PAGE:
WHO ARE THE YAZIDIS?
The 6,000-YEAR-OLD RELIGION HAS FEWER THAN A
MILLION FOLLOWERS IN EXTREME POVERTY.
There are about 700,000 Yazidis in the
world, living chiefly in northern Iraq and
on Mount Sinjar.
They are ethnically Kurdish but adhere to
a religion founded some 6,000 years ago.
The religion, while it predates Christianity
and Islam, incorporates elements of each,
as well as Zoroastrianism, an ancient
belief founded by an Iranian philosopher
in around 6BC.
U.S. troops made the second air drop this morning with 28,000
meals and almost 7,000 litres of water to the Sinjar Mountains
in northern Iraq, a barren range which has become home to tens
of thousands of Yazidis.
Along with Christians, the members of an ancient religion are
persecuted by the radical Islamists who have swept through
Iraq because they claim they are heretics.
Several tons of blankets and drinking water were loaded onto an RAF
Hercules C130 cargo plane. Two of the planes left for Iraq today.
Britain has declared another £8million in aid to the 500,000
refugees in Iraq who have been forced from their homes.
British Foreign Secretary Philip Hammond said: 'We can expect a continuing
drumbeat of airdrop operations working in co-ordination with the U.S.'
Yazidi children have taken to sheltering in the holy valley of Lalish, while
others trapped in the Sinjar Mountains were flown renewed supplies by the
Left, a Yazidi woman and a young baby shelter in Lalish, the religion's holy
valley in northern Iraq. Right: A Yazidi girl who has escaped to Turkey.
Surrounded by Islamic extremists in northern Iraq, thousands of traditional
Yazidi people have taken to sheltering in their holy valley of Lalish.
Islamic State fighters have continued their relentless sweep through Iraq,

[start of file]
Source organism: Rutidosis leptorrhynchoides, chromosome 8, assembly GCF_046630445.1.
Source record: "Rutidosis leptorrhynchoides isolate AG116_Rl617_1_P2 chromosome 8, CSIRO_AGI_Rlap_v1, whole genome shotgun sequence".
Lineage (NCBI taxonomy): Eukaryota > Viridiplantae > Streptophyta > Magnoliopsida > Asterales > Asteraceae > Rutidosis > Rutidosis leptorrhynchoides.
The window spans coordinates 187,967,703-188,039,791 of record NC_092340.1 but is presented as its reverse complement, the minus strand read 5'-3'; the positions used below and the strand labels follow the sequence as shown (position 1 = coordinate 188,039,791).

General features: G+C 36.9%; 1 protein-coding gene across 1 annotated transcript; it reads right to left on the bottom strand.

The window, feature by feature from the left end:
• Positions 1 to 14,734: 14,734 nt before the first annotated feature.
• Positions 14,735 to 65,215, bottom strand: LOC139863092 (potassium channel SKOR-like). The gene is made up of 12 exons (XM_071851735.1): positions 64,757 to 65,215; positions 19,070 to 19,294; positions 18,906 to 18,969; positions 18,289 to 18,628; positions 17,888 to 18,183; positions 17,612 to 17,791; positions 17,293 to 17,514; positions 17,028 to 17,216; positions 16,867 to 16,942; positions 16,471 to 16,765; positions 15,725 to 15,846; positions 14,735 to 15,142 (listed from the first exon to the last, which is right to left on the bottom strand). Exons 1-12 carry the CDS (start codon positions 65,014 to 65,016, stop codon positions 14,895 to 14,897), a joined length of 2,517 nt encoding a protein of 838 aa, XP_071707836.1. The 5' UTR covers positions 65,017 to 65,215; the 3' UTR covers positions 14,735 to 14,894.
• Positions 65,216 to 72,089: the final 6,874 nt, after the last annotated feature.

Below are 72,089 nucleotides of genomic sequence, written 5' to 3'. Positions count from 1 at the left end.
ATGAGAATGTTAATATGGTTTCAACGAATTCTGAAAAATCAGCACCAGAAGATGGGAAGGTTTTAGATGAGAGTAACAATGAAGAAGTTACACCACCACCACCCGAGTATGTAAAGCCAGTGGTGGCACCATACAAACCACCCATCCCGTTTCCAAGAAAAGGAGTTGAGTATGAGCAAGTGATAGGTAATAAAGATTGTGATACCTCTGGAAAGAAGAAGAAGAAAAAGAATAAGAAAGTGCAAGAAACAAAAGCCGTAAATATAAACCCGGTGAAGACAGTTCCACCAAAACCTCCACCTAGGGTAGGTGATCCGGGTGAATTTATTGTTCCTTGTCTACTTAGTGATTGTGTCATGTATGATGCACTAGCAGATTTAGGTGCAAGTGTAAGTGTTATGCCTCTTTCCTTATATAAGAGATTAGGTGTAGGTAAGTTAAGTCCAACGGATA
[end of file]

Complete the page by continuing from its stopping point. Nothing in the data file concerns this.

causing refugees to flee and carrying out brutal executions on their enemies.
Today the U.S. made a second air drop with 28,000 meals and almost
7,000 litres of water as Britain sends supplies for 75,000 people.
The UN says more than 500,000 people have been
displaced by Islamists' campaign of terror.
The valley of Lalish is where one of the most important figures in the
Yazidi faith is buried. It has become a place of shelter but may not
remain so for long.
This image released today by the U.S. Department of Defense shows pallets
of bottled water loaded and ready for yesterday's first humanitarian air drop.
Yazidi people who have fled Iraq to Turkey. Thousands of refugees
have been pouring across the border as the violence spreads.
A Yazidi woman who has made it to Turkey. Islamic State have captured
a string of towns and Iraq's largest hydroelectric dam in recent weeks.
Kurdish fighters say they are willing to fight to the death to defend
their homeland in northern Iraq from the Islamic State fighters.
Kurdish peshmerga fighters load a missile launcher yesterday during clashes
with the army groups led by Islamic State fighters in Mosul, Iraq.
The Kurdish fighters are seen as the last line of defence because they
are poorly-resourced to deal with the invading horde of militants.
While some have escaped the country, other Yazidis - this man included -
are forced to consider their options in their holy valley of Lalish.